Interview with “Vivien Leigh” Author Kendra Bean

TCM’s book of the Month for October 2013 is first time author Kendra Bean’s Vivien Leigh: An Intimate Portrait.


Author Kendra Bean

Kendra Bean she received a BA in Film and Media Studies from the University of California (Irvine) in 2006 and holds an MA (with distinction) in Film Studies from King’s College London, where her focus was on British cinema; her dissertation, a “star study” of Vivien Leigh. In 2007, Kendra founded, a site dedicated to preserving the memories of Vivien Leigh and Laurence Olivier. The forthcoming Vivien Leigh: An Intimate Portrait (Running Press) is a self-described “labor of love,” over five years in the making. This project has provided Kendra the opportunity to combine her passions for history, film, and photography – the end result being a lavishly illustrated and well-researched retrospective of Ms. Leigh’s life and times.

Recently, Kendra graciously agreed to answer a few questions for me in the run up to the release of her book, available October 8th.


What drew you to the life story and career of Vivien Leigh?
I’ve been interested in Vivien’s story for years. Having been obsessed with cinema since childhood, I always feel compelled to learn as much as I can about films that really grab hold of me. This was the case with Gone With the Wind, which I saw for the first time as a teenager. Reading stories about the production of David O. Selznick’s epic and its stars, Vivien stood out as the most interesting figure. Sometimes I read biographies about actors from the Golden Age of Hollywood and feel that my curiosity has been satisfied. With Vivien, it seemed that the more I read, the more I wanted to know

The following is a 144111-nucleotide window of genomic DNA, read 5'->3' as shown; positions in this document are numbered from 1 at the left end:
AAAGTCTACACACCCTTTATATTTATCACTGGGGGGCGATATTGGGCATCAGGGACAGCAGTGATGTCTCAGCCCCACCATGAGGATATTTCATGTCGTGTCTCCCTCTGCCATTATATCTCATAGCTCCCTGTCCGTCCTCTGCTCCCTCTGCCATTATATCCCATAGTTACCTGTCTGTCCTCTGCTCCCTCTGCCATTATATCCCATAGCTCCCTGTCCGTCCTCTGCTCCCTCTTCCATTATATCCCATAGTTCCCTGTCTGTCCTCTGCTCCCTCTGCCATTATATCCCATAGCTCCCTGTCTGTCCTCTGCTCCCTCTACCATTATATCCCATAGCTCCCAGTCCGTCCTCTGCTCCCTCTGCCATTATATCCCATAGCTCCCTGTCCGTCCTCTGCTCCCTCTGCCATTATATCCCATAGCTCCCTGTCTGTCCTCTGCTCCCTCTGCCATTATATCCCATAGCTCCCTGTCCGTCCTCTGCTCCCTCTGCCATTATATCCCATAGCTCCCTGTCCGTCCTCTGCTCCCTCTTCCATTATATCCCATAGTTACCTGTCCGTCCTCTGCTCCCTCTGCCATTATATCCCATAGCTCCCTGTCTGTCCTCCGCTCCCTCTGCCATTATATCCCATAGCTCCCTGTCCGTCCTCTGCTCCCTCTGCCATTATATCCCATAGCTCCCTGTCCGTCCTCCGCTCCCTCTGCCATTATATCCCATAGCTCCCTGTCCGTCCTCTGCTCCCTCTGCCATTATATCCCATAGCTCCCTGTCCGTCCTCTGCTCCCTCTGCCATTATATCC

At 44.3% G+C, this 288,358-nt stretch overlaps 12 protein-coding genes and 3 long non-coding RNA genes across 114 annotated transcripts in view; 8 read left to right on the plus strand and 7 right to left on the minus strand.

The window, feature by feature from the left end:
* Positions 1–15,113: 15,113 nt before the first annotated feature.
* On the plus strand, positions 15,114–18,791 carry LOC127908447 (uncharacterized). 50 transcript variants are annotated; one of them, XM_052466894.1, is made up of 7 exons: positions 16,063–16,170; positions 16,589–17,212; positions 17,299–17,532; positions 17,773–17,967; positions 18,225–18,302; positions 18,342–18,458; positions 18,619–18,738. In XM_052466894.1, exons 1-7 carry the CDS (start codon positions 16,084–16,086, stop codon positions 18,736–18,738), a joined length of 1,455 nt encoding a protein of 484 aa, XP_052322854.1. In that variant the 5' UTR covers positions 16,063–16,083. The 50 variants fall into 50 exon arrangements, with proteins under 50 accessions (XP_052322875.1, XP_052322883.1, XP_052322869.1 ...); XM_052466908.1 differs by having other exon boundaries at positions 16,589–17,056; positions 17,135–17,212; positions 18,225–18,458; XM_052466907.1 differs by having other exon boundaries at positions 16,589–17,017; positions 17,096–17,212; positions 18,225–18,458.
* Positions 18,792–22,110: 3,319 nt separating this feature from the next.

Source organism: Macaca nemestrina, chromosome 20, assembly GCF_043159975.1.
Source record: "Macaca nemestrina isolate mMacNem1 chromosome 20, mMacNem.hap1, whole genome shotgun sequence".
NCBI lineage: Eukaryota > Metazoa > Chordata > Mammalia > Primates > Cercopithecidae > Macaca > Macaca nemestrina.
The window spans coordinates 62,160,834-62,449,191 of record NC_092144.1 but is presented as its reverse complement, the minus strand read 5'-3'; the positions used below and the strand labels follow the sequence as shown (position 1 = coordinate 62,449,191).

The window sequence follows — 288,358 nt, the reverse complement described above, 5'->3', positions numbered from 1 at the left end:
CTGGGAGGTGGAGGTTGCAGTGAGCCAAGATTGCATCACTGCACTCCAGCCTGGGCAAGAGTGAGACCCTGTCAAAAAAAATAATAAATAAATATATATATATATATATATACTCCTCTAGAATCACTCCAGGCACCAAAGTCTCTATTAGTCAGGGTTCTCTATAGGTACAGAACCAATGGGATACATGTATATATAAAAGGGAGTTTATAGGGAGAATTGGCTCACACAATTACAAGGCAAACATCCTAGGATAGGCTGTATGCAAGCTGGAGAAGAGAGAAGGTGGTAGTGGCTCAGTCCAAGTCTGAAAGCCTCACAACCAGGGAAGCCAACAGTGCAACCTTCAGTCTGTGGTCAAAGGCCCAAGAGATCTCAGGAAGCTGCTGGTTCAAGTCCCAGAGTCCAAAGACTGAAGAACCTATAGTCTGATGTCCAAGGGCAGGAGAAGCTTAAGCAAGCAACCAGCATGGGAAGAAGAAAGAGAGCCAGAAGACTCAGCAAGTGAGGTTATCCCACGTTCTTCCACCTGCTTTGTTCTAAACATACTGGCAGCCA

To me, Vivien is such a fascinating and inspirational woman. She had no real interest in film stardom and was much more concerned with being considered a great stage actress, so she starred in the biggest box office hit of all time and then left Hollywood. Compared to many of her contemporaries, her screen appearances were few and often times far between. She made only 19 films in 30 years, and yet she won two Oscars and is still considered one of the greatest cinematic luminaries of her generation. Unafraid of taking risks, she threw herself into a variety of different projects in order to gain as much experience as possible. This resulted in a Tony, a BAFTA, and several other awards. And to think, she managed to achieve all of these things while battling both mental and chronic physical illness. It had to have been extremely difficult to balance a high profile career while facing such personal adversity, and there was a heavy tragic element to her story, but what I find so admirable is that she didn’t let these trials and tribulations beat her down. Her popularity with audiences never really waned and she rode that wave until the very end. It’s quite extraordinary. Talk about perseverance!


In your research (and at the risk of possibly providing some ‘exclusive’ insight into your book), what was the most fascinating thing you found out about Vivien Leigh?